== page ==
Medicolegal Considerations

Kohn et al. (166) have estimated that between 44,000 and 98,000 deaths annually have been attributed to medical error in their work To Err is Human. As the endoscopic surgeon is entirely dependent upon the technology and skill, there has been increased emphasis on comparing the laparoscopic surgeon to the airline pilot. In aviation, the pilot is expected to perform with a risk of failure less than 0.0001%. If the same holds to laparo-scopic surgery, with laparoscopic cholecystectomy (the most commonly performed laparoscopic procedure in the world) as the yardstick, then bile duct injury rate of 0.5% seems unacceptable (167). Most complications can be prevented by complete control of the technology and the procedure. The fact that an increase in the performance of laparo-scopic surgery has led to rise in the numbers of malpractice litigation should not be surprising. In fact, the Association of Trial Lawyers of America set a specialized subdivision in 1994, the Laparoscopic Litigation Group, that advises lawyers on how to approach laparoscopic surgery cases. Most laparoscopic surgery cases that go to a jury verdict, favor the defendant (47). One source of in-depth information comes from the Physician Insurers Association of America involving laparoscopic injuries in the United States. The Physician Insurers Association of America is a trade association of physician- and dentist-owned professional liability insurers, with more than 60 member companies that insure greater than 60% of all U.S. private practice groups. There are also affiliated groups in Europe, Australia, and Canada (24). One recent study abstracted claims from this group from 1980 to 1999 and identified 364 U.S. claims and from 1986 to 1999 identified 137 non-U.S. claims. For each case they utilized the National Association of Insurance Commissioners severity index coding (47).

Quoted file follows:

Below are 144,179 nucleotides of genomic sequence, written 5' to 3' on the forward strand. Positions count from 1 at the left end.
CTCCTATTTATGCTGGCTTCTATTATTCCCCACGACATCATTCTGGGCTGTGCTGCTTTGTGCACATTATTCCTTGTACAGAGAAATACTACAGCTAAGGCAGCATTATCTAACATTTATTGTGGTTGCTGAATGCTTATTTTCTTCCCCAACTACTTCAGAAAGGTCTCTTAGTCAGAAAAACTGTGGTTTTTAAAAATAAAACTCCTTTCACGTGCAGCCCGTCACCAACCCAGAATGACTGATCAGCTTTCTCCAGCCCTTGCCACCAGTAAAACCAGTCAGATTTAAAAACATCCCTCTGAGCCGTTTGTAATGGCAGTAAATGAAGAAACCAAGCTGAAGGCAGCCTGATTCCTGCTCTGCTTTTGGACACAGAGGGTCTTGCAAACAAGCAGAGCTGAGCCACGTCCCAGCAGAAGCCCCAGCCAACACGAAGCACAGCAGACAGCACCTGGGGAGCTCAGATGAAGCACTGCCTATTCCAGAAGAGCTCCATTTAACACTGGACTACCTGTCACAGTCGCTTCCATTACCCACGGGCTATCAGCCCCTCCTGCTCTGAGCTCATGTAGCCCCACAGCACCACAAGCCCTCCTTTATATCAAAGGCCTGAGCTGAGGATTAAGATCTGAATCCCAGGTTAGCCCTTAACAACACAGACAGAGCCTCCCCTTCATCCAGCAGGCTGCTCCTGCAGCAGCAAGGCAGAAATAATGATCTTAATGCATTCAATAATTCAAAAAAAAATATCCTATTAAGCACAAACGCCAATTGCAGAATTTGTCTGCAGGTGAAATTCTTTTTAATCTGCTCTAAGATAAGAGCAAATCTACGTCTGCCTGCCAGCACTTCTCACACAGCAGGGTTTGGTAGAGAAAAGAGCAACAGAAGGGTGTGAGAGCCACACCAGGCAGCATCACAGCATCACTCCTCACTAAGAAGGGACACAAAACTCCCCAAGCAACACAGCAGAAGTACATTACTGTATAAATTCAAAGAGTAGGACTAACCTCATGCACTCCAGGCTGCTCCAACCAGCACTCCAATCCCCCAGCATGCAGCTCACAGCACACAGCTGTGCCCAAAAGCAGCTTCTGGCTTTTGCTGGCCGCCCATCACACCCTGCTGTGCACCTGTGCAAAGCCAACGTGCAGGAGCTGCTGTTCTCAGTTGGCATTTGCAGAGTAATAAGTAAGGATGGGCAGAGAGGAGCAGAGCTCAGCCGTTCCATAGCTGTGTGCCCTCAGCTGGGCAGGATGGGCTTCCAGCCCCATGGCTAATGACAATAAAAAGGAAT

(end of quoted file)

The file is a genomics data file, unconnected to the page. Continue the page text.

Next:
Chandler et al. (47) found that 594 structures or organs were injured in 506 patients, ranging in age from 9 to 86 years. The mean age was 41.6 years and 86% of the patients were women. Two organs or structures were injured in 64 patients, and three or more structures were damaged in 11 individuals. Laparoscopic cholecystectomies comprised 51% of the Physician Insurers Association of America claims in the United States whereas gynecologic laparoscopy comprised 47% of non-U.S. claims. The most frequently injured structure was the small bowel (n = 146, 25.4%), iliac artery (n = 106, 18.5%), colon (n = 70, 12.2%), iliac or other vein (n = 51, 8.9%), mesenteric vessel(s) (n = 42, 7.3%), aorta (n = 37, 6.4%), inferior vena cava (n = 25, 4.4%), abdominal wall vessels (n = 229, 3.8%), urinary bladder (n = 19, 3.3%), liver (n = 13, 2.3%), major visceral vessel (n = 10, 1.6%), stomach (n = 9, 1.6%), and other (n = 24, 4.2%). The severity of the injury using the National Association of Insurance Commissioners score was reflected in the fact that more than half of survivors (55%) were scored as 4, indicating major temporary impairment or disability. Sixty-five fatalities were reported. Mortality was significantly lower in the U.S. cases than in the non-U.S. cases. Logistic regression showed that an age greater than 59 years was the sole significant predictor of survival from a major laparoscopic injury. Injury to major viscera vessels and delay in diagnosis greater than 24-hours were significant variables. Looking at indemnity payments, those made in U.S. cases were significantly greater median payments than those from non-U.S. cases. The mean payment for National Association of Insurance Commissioners severity codes 2-5 was $118,000; for codes 6 and 7 it was $654,000, and for fatal outcomes the award was $351,000. The payment for plaintiffs in the United States ranged from $7500 to $4,980,086. In non-U.S. cases, the range was $1500 to $315,955. These findings particularly underscore the subtleness, lethality, and litigious attractiveness of laparoscopic bowel injuries. Electrosurgery injuries are particularly catastrophic even if they are noticed. The depth of thermal necrosis is difficult if not impossible to assess at the time of occurrence, and perforation might not occur at all. Most electrosurgical injuries occur out of the surgeon's line of sight and are missed. This presents that same subtle presentation, which requires careful attention and high degree of suspicion. These injuries are all more likely to occur during the surgeon's initial experience with advanced laparoscopic procedures (24,47).

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